Leasehold Properties: A Deal or a Drain?
While most of the state’s leasehold single-family properties have converted to fee simple ownership over the past few decades, the leasehold option remains alive in the condo market.
Mention “leasehold property” ownership to most Hawaiʻi residents and you’re likely to be met with one of three reactions: confusion (mostly from newcomers who don’t know what it is), rolled eyes (“You have to be kidding!”) or stern warnings (akin to your doctor’s admonition that smoking is really, really bad for you).
While most of the state’s leasehold single-family properties have converted to fee simple ownership over the past few decades, the leasehold option remains alive in the condo market. For most homebuyers, they are a bad option, but there are three reasons leasehold properties might be at least worthy of your due diligence: affordability, the right fit for some lifestyles and an income opportunity. Sometimes, in those circumstances, leasehold properties could be a sweet deal.
First, the numbers: According to the Honolulu Board of Realtors, leasehold offerings represent about 12 percent of the condos on the market, while less than 2 percent of the single-family homes on the market are leasehold. At press time, of the 1,842 condos listed in the Multiple Listing Service (MLS) statewide, only 232 were offered as leasehold properties. Almost all the leasehold units were on Oʻahu, with fewer than a dozen sprinkled among the Neighbor Islands. Half of the units were one bedroom, and most were located in town – Waikīkī, Downtown, Makiki and the University area – with a few scattered in Pearl City and Windward Oʻahu. Like all Hawaiʻi real estate, the price-points varied considerably, with affordable one-bedroom units starting at $40,000, plus monthly fees of as little as $500 (maintenance fee and lease rent) to luxury beachfront condos at $1.5 million with maintenance and lease fees totaling $5,000 a month.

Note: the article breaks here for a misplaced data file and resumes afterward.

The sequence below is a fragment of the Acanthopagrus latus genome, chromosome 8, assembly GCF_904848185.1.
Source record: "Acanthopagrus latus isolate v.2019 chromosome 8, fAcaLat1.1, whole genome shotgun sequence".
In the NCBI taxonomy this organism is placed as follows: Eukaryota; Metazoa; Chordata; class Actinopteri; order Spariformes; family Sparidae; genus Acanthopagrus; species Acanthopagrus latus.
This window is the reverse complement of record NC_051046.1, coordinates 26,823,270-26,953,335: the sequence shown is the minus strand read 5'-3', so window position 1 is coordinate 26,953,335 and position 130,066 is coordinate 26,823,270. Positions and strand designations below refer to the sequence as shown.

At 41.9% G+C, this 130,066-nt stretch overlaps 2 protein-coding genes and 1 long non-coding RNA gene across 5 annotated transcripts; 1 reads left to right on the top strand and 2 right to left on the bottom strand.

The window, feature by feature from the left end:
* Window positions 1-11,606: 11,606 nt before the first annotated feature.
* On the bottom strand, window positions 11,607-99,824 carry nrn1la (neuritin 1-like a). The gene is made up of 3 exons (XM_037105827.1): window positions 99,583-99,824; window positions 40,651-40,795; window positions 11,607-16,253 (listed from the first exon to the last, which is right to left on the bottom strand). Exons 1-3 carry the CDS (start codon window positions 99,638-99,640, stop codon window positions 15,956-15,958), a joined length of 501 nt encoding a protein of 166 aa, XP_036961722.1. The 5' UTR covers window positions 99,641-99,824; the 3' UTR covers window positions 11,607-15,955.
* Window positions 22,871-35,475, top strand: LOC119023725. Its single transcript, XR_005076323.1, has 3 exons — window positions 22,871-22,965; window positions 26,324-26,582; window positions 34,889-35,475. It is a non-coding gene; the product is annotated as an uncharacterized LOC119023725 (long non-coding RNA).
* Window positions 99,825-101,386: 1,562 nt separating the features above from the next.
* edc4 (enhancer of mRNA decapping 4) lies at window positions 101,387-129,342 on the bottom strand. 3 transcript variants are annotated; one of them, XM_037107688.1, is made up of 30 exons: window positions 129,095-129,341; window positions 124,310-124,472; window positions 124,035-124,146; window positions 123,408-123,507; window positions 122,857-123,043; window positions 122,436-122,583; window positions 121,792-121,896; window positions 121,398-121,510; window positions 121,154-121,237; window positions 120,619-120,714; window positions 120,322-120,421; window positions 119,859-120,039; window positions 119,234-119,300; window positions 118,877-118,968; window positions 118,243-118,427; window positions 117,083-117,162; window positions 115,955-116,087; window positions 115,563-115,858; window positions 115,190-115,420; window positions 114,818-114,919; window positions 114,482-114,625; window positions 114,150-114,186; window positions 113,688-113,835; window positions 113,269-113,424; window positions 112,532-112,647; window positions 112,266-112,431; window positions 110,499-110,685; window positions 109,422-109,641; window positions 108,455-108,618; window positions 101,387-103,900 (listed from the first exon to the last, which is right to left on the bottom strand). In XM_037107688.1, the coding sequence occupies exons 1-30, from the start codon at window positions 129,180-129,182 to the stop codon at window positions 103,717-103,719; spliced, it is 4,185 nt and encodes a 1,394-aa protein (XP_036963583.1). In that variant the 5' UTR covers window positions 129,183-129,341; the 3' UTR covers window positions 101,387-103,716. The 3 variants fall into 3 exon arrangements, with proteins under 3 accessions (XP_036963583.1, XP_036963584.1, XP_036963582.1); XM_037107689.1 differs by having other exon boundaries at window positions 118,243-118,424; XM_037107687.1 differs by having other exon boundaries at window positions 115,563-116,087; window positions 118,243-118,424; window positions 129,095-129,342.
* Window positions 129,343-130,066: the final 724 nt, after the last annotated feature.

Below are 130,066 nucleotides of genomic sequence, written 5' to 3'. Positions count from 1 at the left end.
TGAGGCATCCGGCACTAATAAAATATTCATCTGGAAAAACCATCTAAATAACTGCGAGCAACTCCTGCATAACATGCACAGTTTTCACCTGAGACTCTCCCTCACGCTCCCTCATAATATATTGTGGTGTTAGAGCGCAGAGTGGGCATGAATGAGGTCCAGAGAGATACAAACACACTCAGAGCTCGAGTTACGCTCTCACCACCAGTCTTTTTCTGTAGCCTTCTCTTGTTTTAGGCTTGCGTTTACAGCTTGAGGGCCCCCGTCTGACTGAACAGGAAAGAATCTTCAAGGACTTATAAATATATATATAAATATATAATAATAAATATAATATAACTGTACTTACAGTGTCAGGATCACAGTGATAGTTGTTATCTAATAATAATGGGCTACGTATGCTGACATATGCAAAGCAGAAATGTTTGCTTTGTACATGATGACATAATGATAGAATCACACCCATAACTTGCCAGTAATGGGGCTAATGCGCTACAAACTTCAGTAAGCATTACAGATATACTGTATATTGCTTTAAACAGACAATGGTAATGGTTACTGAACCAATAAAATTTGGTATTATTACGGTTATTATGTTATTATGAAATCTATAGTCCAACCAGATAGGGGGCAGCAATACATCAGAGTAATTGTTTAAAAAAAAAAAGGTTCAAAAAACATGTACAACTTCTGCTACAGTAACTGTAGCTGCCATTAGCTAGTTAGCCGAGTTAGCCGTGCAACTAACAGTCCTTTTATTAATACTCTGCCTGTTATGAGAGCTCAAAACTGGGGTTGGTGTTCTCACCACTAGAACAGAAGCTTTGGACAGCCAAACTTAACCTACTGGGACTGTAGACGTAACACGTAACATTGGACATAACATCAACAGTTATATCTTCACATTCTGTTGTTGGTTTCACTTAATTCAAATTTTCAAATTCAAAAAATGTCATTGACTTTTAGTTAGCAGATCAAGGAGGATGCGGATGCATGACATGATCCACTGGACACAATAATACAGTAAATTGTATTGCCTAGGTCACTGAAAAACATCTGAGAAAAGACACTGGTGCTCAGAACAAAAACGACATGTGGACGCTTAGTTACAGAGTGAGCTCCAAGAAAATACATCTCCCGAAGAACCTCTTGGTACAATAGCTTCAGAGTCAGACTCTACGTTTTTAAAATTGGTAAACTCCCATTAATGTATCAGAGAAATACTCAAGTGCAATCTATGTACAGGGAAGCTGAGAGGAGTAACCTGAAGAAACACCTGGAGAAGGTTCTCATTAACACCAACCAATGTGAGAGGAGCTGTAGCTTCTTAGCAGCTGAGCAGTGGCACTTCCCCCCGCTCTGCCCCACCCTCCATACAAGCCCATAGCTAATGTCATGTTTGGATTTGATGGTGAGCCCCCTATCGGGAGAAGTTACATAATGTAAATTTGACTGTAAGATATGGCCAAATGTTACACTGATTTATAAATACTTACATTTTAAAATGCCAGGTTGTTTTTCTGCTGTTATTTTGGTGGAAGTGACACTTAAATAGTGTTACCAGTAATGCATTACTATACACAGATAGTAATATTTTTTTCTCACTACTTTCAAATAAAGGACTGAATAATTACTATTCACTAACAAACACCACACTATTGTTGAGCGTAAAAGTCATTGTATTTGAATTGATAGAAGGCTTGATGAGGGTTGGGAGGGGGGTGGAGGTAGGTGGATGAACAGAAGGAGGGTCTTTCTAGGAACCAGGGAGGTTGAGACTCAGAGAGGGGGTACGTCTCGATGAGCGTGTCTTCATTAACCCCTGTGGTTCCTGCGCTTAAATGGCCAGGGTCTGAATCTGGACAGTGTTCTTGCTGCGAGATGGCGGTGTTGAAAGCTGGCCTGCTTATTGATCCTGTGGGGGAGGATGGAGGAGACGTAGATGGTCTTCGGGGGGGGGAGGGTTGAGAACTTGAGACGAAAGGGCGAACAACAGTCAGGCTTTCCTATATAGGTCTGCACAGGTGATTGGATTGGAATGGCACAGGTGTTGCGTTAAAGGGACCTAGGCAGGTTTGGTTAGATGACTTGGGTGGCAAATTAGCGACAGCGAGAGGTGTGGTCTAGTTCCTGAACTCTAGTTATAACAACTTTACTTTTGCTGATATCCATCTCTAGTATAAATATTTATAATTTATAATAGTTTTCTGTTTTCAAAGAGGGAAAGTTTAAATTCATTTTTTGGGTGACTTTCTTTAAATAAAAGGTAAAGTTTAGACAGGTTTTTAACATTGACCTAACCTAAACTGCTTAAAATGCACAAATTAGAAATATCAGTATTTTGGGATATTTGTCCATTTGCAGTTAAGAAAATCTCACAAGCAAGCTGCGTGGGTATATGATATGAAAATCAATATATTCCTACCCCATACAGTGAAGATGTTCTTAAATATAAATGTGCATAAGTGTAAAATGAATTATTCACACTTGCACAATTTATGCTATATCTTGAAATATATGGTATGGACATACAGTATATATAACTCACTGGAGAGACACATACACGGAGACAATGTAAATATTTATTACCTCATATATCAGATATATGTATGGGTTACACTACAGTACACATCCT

Real estate agents and leasehold owners say buyers of leasehold properties usually fall into a couple of predictable categories – investors and “lifestyle” buyers – but in today’s market, baby-boomers facing college education for their kids and elder-care for their parents might be wise to take a second look.